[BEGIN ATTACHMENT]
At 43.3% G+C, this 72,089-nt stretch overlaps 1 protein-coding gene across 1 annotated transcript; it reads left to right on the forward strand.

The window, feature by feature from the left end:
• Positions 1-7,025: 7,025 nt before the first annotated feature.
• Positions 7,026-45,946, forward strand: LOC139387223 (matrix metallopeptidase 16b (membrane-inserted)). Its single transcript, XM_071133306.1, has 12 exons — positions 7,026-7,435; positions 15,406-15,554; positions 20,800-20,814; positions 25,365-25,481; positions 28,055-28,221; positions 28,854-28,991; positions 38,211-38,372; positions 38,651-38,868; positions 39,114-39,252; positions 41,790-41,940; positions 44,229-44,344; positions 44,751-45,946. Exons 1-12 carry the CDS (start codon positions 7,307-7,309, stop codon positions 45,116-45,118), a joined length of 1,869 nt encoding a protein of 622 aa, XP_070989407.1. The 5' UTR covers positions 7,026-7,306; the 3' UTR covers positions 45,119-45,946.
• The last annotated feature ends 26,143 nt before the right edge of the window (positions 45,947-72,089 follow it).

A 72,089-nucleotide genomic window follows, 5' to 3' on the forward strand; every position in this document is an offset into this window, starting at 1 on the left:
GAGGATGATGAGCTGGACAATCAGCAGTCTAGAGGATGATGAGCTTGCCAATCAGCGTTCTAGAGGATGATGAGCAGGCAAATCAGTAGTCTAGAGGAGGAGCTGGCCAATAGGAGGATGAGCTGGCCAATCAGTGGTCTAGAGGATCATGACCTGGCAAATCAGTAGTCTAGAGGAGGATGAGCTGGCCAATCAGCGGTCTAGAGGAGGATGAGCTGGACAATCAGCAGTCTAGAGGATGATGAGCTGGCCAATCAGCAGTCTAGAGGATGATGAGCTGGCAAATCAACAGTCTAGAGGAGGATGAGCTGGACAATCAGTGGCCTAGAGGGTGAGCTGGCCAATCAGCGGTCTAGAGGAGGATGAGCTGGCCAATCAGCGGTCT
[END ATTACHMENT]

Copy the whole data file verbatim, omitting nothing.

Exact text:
At 43.3% G+C, this 72,089-nt stretch overlaps 1 protein-coding gene across 1 annotated transcript; it reads left to right on the forward strand.

The window, feature by feature from the left end:
• Positions 1-7,025: 7,025 nt before the first annotated feature.
• Positions 7,026-45,946, forward strand: LOC139387223 (matrix metallopeptidase 16b (membrane-inserted)). Its single transcript, XM_071133306.1, has 12 exons — positions 7,026-7,435; positions 15,406-15,554; positions 20,800-20,814; positions 25,365-25,481; positions 28,055-28,221; positions 28,854-28,991; positions 38,211-38,372; positions 38,651-38,868; positions 39,114-39,252; positions 41,790-41,940; positions 44,229-44,344; positions 44,751-45,946. Exons 1-12 carry the CDS (start codon positions 7,307-7,309, stop codon positions 45,116-45,118), a joined length of 1,869 nt encoding a protein of 622 aa, XP_070989407.1. The 5' UTR covers positions 7,026-7,306; the 3' UTR covers positions 45,119-45,946.
• The last annotated feature ends 26,143 nt before the right edge of the window (positions 45,947-72,089 follow it).

A 72,089-nucleotide genomic window follows, 5' to 3' on the forward strand; every position in this document is an offset into this window, starting at 1 on the left:
GAGGATGATGAGCTGGACAATCAGCAGTCTAGAGGATGATGAGCTTGCCAATCAGCGTTCTAGAGGATGATGAGCAGGCAAATCAGTAGTCTAGAGGAGGAGCTGGCCAATAGGAGGATGAGCTGGCCAATCAGTGGTCTAGAGGATCATGACCTGGCAAATCAGTAGTCTAGAGGAGGATGAGCTGGCCAATCAGCGGTCTAGAGGAGGATGAGCTGGACAATCAGCAGTCTAGAGGATGATGAGCTGGCCAATCAGCAGTCTAGAGGATGATGAGCTGGCAAATCAACAGTCTAGAGGAGGATGAGCTGGACAATCAGTGGCCTAGAGGGTGAGCTGGCCAATCAGCGGTCTAGAGGAGGATGAGCTGGCCAATCAGCGGTCT